Responding to his critics, Jokowi said the recognition and the expression of regret for these human rights violations does not prejudice against the judicial process. There are two sides to these violations, one is the victims and the other is the perpetrators, and the presidential team set up in August was tasked with working out compensation for victims, he said.
Who will take up the initiative to pursue justice? He did not say.
Any attempt to uncover the truth about 1965-1966 massacres has been foiled by the military.
In 2015, activists sensing encouragement from the then newly elected Jokowi, began open public discussions about the massacres, hoping to find resolution in time to coincide with the commemoration of 50 years after the tragedy. The lively discussion, aided by Joshua Oppenheimer's 2012 documentary film The Act of Killing, was abruptly shut down by the government.
President Abdurrahman "Gus Dur" Wahid in 1999 apologized for the massacres, recognizing the complicity of the youth wing of Nahdlatul Ulama (NU) Islamic organization, which he had chaired. After his death in 2009, however, the NU rendered the apology void.
In 2004, shortly after taking office, president Susilo Bambang Yudhoyono refused to sign into law the bill on the Truth and Reconciliation Commission passed by the House of Representatives. He sent the bill to the Constitutional Court, which repealed it because it was "unconstitutional". Whether it is a coincident that Yudhoyono's father, the late Gen. Sarwo Edhie was commander of the Army's Special Forces that led the communist purge in 1965-1966, is anybody's guess.
A somewhat positive response to Jokowi's initiative came from United Nations High Commissioner for Human Rights. "The President's gesture is a step on the long road to justice for victims and their loved ones," UNHCHR spokesperson Liz Throssell told journalists in Geneva.
Until that happens, however, the ghosts of the victims of these human rights violations will continue to haunt Indonesia.
What we've heard
According to a source, the Nonjudicial Resolution Team for Past Serious Human Rights Violations (PPHAM) has been working for several months to complete its inquiry into past cases of gross human rights violations. This team was formed by Jokowi last September through Presidential Decree (Perpres) No. 17/2022.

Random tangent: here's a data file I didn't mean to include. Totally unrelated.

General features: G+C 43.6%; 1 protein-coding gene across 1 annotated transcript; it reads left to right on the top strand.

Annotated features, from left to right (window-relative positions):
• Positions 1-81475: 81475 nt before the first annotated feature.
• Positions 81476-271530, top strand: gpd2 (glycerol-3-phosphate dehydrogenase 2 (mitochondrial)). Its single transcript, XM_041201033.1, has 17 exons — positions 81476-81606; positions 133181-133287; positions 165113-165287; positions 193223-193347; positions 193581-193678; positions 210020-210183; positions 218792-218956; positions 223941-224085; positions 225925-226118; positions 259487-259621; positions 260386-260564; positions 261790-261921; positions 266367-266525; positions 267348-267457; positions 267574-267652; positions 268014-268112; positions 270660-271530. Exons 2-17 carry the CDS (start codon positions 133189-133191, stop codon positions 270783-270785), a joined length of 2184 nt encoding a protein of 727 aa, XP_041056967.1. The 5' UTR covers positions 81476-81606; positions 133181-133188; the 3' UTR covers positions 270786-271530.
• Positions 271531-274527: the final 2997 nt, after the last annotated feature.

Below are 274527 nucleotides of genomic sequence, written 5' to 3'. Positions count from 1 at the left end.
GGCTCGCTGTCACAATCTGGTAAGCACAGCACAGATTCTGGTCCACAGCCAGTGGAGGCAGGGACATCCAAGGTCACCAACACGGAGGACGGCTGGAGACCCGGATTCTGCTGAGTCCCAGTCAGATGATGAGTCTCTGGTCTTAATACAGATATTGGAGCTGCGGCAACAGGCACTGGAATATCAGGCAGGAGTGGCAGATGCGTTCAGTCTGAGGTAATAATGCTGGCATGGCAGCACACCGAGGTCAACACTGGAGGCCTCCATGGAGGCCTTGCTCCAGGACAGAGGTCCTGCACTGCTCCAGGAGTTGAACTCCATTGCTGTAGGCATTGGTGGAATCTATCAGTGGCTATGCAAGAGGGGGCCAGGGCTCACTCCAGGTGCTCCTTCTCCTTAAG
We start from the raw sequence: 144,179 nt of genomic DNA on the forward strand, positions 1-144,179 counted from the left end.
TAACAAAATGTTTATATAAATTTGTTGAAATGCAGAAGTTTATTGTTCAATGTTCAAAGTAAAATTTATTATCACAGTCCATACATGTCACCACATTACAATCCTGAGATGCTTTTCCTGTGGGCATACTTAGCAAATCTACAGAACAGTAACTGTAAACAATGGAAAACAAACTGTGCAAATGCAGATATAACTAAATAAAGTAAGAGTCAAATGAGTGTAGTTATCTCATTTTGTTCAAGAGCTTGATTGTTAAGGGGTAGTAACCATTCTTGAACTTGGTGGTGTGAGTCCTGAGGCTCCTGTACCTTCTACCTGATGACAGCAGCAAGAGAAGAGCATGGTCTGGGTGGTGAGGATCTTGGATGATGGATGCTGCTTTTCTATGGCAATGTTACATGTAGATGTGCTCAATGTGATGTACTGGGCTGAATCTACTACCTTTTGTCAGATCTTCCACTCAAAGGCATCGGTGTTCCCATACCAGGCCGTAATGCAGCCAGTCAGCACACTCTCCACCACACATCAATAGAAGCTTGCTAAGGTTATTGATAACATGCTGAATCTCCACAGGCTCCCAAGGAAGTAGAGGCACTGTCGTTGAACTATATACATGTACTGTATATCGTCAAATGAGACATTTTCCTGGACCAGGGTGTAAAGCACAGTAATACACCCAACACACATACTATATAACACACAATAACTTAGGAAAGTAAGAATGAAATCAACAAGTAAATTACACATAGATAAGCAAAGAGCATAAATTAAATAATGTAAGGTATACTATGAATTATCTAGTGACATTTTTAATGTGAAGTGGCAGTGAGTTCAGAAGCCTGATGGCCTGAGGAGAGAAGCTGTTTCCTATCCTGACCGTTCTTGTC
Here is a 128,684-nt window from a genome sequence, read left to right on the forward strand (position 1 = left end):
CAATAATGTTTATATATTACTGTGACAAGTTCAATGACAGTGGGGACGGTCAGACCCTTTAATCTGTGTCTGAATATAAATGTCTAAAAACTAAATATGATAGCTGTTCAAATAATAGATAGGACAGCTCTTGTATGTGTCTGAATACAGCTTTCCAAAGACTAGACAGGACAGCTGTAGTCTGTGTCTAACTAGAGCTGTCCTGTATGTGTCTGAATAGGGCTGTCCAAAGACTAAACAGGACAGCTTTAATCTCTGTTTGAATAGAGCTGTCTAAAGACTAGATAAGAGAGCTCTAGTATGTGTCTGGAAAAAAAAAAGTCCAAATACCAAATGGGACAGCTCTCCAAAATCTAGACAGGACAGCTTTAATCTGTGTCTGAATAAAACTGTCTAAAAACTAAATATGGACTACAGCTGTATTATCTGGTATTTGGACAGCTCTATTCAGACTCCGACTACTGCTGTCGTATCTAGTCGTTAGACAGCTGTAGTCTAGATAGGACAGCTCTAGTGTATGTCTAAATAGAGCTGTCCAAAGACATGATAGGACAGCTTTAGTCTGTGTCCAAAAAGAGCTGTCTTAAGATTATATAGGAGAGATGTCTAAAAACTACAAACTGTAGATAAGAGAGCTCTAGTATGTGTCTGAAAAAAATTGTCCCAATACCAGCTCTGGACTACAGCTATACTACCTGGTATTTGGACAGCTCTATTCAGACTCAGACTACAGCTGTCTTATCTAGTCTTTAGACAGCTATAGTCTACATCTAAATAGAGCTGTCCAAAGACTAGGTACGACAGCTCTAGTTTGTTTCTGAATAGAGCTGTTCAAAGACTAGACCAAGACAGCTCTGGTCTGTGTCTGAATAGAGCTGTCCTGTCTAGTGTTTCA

This source said according to the government, the 12 cases of gross human rights violations were proposed after investigations into them by the Attorney General's Office (AGO) stalled. At the same time, said this source, the government is choosing a restorative justice approach with an aim to restore the victims' rights.
"This acknowledgment focuses on restoring the victims' rights and does not touch on the involvement of the perpetrators," said a member of PPHAM.
Several members of PPHAM had lobbied various groups to explain the government's purpose in acknowledging past gross violations of human rights. Kiki Syahnakri, former chairman of the Indonesian Army Retirees Association (PPAD), approached his PPAD colleagues to express that PPHAM's recommendations would not implicate the military. Furthermore, As'ad Ali met Muslim clerics in various regions to explain the 1965 incident they were allegedly involved in.
PPHAM's recommendations and Jokowi's acknowledgment will be followed by the establishment of a task force. A number of ministries and institutions have been invited for a discussion by the Coordinating Political, Legal, and Security Affairs Ministry, including the Finance Ministry to discuss the budget for the victims' rehabilitation.
"The Finance Ministry will calculate the value of rehabilitation and funding opportunities for the victims' recovery such as LPDP scholarships for their families," said an official at the ministry.